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Is Benjamin Netanyahu's victory in the party's leadership contest good for the Likud? It depends on the Palestinians.

If the Palestinians demonstrate restraint and responsibility, resume the lull in violence and do not turn Gaza into Hamastan here and now, Netanyahu's election will hurt the Likud very much. If a situation of violence does not prevail in Israel during the coming months, no one will be interested in listening to Bibi's arguments against the disengagement, while the social mood will deliver a merciless blow to Netanyahu and the Likud.

On the other hand, if the Palestinians do not restrain themselves, if they are tempted into doing to Sharon in 2006 what they did to Peres in 1996 and to Barak in 2000, Netanyahu will be transformed overnight from a loser to a winner. A series of serious terror attacks, salvos of Qassams on Ashkelon or a takeover of the Palestinian Authority by Hamas would reshuffle the political deck and propel the Netanyahu-led Likud to an electoral achievement that seems imaginary at the moment.

However, Netanyahu's winning of the Likud's leadership is not just a matter for Likudniks. It is an issue for all Israelis. And from an overall Israeli perspective, this victory is welcome. It serves Israeli democracy.

Until November 2005, democracy in Israel suffered from one central defect: The party system did not represent the public. In the absence of a large center party, the new and pragmatic Israeli center was not represented in the Knesset. The sane and realistic Israeli majority that has coalesced over the past five years remained without a voice and lacked political expression. Anachronistic parties on the right and left tied its hands and muzzled its mouth.

The big bang at once corrected this defect. By liberating the majority from the shackles of extremist groups, the big bang made a huge contribution to revitalizing Israeli politics. It ensured that the next Knesset would be a Knesset that reflects the will of most Israelis. It ensured that the government would no longer be a hostage in the hands of messianic fanatics.

However, while the big bang corrected one defect, it created another. It led the political system to adopt a uniform mindset that is not exposed to real criticism. Thus, at some point during the past month, the great march toward the center became bothersome. When wrapped under the mantle of the single leader, it even became troubling. The combination of uniform thinking, one center and a single leader is not a heartening combination. It is also not very democratic.

Amir Peretz provided a response of a sort to the syndrome taking shape - the syndrome of a society without an opposition. However, the response Peretz gave is only a social one. On the political-diplomatic front, the conformist uniformity continues to dominate. When no one listens anymore to Yossi Beilin and no one listens anymore to Uzi Landau, the result is an uncritical consensus that could very easily evolve into a dangerous conception.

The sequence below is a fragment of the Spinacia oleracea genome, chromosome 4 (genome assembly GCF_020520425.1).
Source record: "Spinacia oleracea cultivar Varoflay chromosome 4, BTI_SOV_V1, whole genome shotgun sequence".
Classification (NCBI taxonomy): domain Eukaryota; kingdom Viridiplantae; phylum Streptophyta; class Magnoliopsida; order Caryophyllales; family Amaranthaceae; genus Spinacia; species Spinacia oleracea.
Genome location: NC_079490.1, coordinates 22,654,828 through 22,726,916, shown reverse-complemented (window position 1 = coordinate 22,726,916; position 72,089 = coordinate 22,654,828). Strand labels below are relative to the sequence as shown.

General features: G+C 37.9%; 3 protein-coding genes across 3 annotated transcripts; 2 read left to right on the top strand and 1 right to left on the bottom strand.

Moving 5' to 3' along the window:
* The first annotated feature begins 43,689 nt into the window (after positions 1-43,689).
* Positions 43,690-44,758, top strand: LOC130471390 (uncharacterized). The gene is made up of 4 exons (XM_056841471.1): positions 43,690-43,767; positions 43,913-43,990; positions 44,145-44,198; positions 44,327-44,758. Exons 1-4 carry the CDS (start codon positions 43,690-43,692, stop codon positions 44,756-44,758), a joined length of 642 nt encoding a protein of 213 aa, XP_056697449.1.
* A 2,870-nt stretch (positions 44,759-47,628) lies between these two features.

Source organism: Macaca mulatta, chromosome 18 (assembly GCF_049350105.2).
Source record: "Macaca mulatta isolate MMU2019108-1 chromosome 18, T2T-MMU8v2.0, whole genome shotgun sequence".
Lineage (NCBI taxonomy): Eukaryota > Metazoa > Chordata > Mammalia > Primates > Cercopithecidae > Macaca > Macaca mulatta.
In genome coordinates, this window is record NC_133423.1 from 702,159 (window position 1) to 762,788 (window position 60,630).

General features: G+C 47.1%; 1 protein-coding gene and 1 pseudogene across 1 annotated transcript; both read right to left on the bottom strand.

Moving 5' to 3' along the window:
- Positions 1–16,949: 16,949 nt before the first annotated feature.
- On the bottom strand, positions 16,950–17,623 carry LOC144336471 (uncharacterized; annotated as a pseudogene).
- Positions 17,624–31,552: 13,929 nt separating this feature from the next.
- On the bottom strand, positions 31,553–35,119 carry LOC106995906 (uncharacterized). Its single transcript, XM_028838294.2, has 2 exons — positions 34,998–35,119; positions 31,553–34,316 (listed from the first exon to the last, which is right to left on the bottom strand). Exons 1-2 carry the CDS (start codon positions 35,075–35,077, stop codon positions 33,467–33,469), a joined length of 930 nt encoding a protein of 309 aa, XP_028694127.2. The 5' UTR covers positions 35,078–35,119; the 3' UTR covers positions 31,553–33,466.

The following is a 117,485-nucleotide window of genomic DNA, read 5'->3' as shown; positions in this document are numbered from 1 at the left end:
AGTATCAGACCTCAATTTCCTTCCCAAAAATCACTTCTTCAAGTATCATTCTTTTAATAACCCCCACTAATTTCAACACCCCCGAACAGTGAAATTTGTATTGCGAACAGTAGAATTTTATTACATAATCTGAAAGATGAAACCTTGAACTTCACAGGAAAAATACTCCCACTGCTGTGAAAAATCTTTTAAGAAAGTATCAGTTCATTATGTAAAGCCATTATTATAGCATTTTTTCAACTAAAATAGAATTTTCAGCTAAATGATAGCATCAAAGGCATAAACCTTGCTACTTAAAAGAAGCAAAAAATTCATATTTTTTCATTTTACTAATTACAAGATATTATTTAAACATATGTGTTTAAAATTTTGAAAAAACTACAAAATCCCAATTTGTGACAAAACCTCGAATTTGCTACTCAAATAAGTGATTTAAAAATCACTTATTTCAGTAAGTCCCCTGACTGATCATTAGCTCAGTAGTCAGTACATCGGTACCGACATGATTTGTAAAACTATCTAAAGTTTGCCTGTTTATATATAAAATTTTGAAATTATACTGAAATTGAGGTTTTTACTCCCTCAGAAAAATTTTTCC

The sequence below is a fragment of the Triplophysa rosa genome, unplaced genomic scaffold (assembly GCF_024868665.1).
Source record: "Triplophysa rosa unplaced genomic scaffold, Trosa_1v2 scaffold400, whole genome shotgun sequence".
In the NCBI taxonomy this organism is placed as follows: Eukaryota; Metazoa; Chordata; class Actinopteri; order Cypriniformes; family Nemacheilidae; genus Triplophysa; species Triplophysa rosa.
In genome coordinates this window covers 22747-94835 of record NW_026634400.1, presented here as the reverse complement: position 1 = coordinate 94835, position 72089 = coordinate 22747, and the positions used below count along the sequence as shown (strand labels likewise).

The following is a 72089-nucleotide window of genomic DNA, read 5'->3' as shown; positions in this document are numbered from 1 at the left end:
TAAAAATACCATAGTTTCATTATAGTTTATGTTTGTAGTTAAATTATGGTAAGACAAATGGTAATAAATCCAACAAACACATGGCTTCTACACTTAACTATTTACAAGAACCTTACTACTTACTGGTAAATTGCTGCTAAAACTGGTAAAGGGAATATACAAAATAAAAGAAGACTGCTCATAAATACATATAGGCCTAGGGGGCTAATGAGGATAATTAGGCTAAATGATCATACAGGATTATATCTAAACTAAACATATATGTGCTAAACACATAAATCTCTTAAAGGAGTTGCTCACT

For this reason, Netanyahu is important. This is why his election as Likud leader is good for Israeli democracy, because even if Netanyahu is not currently fit to be prime minister, he is definitely fit to be opposition leader. Even if he is unable to replace Ariel Sharon in governing, he can definitely present an alternative path to that of Sharon.

Netanyahu also proved he knows how to swim against the tide in taking a stance against the Oslo euphoria in the 1990s. He knows how to be a lone voice crying out in the wilderness. When the flock follows the shepherd with eyes closed, Netanyahu knows to step outside the flock and howl against it. These howls are essential for conducting an appropriate public debate and for conducting a fair democratic process. The opposite position that Netanyahu knows how to represent is very much needed today, so that the fateful decisions on partitioning the Land of Israel will be made during the coming years in a conscious, intelligent and balanced way.

The hour of dread we all experienced at the beginning of the week illustrated how much Israel needs Ariel Sharon and the depth of the leadership void gaping beyond Sharon's tenure. But even someone who believes in Arik with all his heart and soul should know that we must not make him into a sole ruler. We must not make him into an all-powerful leader with a nation of yes-men in tow. Thus, the placement of Peretz and Netanyahu at the head of the two ideological movements challenging Sharon is a blessing. It completes the big bang, balances it and makes it into a real democratic event. Now, when the three different paths for the future of Israel have three different leaders, Israeli citizens have a real choice. Therefore, the decision they make on March 28 will be a binding decision. It will be a decision that will give a clear moral mandate to the big division, which Netanyahu will criticize, Peretz will adopt and Sharon will lead.